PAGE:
AAPP (2009) Burma’s Prisons and Labour Camps: Silent Killing Fields
In October 2008, reports emerged from Burma that the military junta had ordered itscourts to expedite the trials of
political activists. Since then, 357 activists have been handed down harsh punishments, including sentences of up to 104 years. 1 Shortly after sentencing, the regime began to systematically transfer political prisoners to prisons all around Burma, far from their families. This has a serious detrimental impact on both their physical and mental health. Medical supplies in prisons are wholly inadequate, and often only obtained through bribes to prison officials. It is left to the families to provide medicines, but prison transfers make it very difficult for them to visit their loved ones in jail. Prison transfers are also another form of psychological torture by the regime, aimed at both the prisoners and their families. Since Nov ember 2008, at least 228 political prisoners have been transferred to jails away from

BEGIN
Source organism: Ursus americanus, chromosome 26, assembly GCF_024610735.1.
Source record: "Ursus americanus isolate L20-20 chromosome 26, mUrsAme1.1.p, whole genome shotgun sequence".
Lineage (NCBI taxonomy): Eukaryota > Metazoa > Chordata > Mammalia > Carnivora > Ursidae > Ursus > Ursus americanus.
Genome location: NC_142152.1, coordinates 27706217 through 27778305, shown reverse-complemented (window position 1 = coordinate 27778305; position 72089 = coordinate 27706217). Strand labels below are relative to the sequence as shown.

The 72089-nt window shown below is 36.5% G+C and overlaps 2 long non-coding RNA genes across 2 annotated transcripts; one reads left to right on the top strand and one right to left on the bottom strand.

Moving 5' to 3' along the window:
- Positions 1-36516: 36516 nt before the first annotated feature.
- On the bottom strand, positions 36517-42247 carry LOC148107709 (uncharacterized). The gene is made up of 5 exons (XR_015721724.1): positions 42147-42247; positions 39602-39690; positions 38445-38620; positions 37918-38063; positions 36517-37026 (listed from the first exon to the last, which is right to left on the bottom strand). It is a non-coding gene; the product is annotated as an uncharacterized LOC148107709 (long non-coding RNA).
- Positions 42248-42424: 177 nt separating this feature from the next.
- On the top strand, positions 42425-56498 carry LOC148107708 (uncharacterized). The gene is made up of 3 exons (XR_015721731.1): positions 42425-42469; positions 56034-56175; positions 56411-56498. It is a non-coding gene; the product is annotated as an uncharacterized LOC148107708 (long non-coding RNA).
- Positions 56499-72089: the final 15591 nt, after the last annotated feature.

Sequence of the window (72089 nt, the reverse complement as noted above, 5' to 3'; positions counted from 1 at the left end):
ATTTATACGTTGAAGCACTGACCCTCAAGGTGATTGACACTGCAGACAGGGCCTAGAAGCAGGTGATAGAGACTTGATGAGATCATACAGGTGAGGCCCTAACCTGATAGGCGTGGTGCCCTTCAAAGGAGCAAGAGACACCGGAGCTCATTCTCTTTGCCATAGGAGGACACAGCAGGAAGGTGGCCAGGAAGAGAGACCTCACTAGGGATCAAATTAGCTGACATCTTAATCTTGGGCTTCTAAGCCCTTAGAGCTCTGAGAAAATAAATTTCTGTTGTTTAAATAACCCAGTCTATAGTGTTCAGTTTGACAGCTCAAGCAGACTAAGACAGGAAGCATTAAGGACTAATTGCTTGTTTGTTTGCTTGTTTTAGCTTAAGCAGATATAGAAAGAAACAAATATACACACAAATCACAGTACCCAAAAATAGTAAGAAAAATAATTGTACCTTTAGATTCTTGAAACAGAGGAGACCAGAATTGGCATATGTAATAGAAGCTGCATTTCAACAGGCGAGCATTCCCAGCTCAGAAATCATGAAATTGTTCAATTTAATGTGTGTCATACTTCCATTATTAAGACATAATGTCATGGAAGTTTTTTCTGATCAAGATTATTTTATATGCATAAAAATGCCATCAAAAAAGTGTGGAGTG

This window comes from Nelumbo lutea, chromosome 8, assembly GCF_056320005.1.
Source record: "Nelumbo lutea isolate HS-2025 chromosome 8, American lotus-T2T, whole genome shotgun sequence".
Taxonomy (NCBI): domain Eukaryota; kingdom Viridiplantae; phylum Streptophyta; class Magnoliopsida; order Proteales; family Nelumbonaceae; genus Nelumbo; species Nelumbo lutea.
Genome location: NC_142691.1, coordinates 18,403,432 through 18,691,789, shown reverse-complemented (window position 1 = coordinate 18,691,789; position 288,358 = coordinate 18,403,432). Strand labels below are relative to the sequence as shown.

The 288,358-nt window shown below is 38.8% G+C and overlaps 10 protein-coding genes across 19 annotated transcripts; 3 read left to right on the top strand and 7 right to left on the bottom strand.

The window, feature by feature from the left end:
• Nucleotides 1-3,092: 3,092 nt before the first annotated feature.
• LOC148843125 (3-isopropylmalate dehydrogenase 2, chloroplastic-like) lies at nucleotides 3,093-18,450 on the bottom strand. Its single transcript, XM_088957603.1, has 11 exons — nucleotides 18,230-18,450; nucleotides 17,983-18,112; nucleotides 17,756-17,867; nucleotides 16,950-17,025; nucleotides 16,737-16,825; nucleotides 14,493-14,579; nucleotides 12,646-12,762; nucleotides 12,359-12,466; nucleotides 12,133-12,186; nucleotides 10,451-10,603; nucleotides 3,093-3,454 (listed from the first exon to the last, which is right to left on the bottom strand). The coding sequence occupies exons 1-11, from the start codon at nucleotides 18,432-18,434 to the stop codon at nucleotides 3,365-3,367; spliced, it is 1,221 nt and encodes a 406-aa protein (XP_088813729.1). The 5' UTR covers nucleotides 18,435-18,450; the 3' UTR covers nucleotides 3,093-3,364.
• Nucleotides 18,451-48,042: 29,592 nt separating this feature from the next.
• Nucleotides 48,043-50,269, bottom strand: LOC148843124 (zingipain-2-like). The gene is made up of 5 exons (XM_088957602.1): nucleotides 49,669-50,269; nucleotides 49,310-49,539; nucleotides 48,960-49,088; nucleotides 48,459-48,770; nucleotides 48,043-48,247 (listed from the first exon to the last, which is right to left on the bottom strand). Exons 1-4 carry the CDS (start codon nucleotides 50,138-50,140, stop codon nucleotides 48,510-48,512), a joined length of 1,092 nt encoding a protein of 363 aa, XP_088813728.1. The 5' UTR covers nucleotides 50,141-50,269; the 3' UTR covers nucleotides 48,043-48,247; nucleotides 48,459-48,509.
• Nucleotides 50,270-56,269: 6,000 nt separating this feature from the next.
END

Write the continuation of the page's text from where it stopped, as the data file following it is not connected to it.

2 The long-term consequences for the health of political prisoners recently transferred will be very serious.
At least 127 political prisoners are currently in poor health. At least 19 of them are in urgent need of proper medical treatment. Political prisoners’ right to healthcare is systematically denied by the regime. Burma’s health
care system in prisons is completely inadequate, especially in jails in remote areas. There are 44 prisons across Burma, and atleast 50 labour camps
3 . Some of them do not have a prison hospital, and at least 12 of the prisons do not even have a prison doctor
The regime’s treatment of political prisoners directly contravenes the 1957 UN standard minimum rules for the treatment of prisoners. The International Committee of the Red Cross (ICRC) carried out its last prison visit in Burma in November 2005. In January 2006 the ICRC suspended prison visits in the country, as it was not allowed to fulfil its independent, impartial mandate.